Multitechnique characterization of secondary minerals near HI-SEAS, Hawaii, as Martian subsurface analogues

Sebastian J. Mulder*, Frank J.A. van Ruitenbeek, Bernard H. Foing, Mónica Sánchez-Román*

*Corresponding author for this work

Research output: Contribution to journalArticleAcademicpeer-review

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Secondary minerals in lava tubes on Earth provide valuable insight into subsurface processes and the preservation of biosignatures on Mars. Inside lava tubes near the Hawaii-Space Exploration and Analog Simulation (HI-SEAS) habitat on the northeast flank of Mauna Loa, Hawaii, a variety of secondary deposits with distinct morphologies were observed consisting of mainly sodium sulphate powders, gypsum crystalline crusts, and small coralloid speleothems that comprise opal and calcite layers. These secondary deposits formed as a result of hydrological processes shortly after the formation and cooling of the lava tubes and are preserved over long periods of time in relatively dry conditions. The coralloid speleothem layers are likely related to wet and dry periods in which opal and calcite precipitates in cycles. Potential biosignatures seem to have been preserved in the form of porous stromatolite-like layers within the coralloid speleothems. Similar secondary deposits and lava tubes have been observed abundantly on the Martian surface suggesting similar formation mechanisms compared to this study. The origin of secondary minerals from tholeiitic basalts together with potential evidence for microbial processes make the lava tubes near HI-SEAS a relevant analog for Martian surface and subsurface environments.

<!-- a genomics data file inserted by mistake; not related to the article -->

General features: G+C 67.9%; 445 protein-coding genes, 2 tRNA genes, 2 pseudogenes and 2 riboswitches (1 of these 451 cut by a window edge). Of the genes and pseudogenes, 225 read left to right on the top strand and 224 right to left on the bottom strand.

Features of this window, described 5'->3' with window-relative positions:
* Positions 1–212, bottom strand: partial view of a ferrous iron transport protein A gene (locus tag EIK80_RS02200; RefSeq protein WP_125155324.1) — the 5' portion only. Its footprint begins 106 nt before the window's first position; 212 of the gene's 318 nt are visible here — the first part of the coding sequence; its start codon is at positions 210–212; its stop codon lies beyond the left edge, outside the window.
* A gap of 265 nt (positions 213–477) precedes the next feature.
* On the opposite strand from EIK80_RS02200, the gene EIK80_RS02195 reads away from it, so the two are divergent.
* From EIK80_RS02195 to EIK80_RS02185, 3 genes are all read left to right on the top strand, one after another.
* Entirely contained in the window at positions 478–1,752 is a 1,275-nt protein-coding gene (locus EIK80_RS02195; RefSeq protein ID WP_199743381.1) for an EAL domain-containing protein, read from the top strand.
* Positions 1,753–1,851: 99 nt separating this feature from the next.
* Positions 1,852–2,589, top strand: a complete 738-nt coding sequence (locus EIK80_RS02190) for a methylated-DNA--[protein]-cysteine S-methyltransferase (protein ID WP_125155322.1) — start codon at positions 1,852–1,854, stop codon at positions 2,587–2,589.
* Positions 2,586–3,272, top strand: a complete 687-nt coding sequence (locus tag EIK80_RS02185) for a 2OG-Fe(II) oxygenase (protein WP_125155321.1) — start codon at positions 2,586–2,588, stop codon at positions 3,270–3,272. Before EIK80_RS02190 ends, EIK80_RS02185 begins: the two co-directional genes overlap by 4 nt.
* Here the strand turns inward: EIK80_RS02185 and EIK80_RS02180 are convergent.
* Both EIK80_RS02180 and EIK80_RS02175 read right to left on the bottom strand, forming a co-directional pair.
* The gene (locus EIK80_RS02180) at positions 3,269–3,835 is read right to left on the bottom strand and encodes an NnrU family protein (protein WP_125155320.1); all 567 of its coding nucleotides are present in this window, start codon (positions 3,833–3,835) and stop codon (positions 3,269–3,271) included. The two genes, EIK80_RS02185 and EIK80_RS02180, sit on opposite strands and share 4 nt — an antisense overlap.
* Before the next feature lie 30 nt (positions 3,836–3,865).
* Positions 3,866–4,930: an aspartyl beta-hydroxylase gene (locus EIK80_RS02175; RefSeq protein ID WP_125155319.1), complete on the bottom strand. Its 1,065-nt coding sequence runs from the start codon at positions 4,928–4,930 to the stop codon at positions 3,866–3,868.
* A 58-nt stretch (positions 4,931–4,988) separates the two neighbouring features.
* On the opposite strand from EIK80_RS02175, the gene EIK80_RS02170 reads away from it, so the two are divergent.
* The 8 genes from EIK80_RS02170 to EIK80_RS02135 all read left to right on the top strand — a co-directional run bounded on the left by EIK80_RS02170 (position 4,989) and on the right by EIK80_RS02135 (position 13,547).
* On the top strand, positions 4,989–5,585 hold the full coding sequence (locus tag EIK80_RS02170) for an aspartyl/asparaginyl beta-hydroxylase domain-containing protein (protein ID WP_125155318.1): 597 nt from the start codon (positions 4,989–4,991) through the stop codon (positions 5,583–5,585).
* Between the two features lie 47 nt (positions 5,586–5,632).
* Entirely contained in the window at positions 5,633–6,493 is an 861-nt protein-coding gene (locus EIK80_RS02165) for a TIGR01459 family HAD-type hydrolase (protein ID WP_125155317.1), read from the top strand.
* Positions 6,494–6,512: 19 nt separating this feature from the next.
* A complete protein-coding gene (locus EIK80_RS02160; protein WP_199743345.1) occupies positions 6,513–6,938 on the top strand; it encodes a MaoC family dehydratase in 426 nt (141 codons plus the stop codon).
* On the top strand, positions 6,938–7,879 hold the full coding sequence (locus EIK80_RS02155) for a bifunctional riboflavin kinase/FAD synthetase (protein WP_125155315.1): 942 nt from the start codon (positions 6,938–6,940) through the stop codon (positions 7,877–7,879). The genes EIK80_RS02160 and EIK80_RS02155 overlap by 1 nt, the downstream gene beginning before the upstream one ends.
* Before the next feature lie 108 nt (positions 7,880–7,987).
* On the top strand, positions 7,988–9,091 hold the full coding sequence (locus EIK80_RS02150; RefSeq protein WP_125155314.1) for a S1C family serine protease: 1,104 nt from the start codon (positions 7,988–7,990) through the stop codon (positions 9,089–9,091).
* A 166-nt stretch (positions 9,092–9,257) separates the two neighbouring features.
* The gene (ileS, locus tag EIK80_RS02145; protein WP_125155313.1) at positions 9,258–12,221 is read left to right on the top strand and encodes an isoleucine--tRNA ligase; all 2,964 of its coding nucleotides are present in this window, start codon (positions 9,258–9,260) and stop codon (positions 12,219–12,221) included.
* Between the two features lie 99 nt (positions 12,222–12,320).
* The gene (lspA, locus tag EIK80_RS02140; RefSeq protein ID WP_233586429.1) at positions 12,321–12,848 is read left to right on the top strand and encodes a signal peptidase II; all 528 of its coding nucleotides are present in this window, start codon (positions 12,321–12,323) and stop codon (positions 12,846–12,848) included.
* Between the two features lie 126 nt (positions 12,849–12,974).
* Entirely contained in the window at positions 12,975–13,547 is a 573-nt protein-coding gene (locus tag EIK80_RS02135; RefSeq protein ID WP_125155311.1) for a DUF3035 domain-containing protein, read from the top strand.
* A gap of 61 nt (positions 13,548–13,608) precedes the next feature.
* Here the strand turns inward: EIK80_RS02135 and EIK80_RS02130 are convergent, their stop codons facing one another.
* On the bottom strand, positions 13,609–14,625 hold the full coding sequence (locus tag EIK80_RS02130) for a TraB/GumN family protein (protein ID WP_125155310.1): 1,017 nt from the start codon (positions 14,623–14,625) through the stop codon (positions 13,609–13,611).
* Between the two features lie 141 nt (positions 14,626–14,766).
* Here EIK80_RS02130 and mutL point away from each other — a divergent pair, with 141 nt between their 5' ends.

Original languageEnglish
Article number22603
JournalScientific reports
Issue number1
Publication statusPublished - Dec 2023




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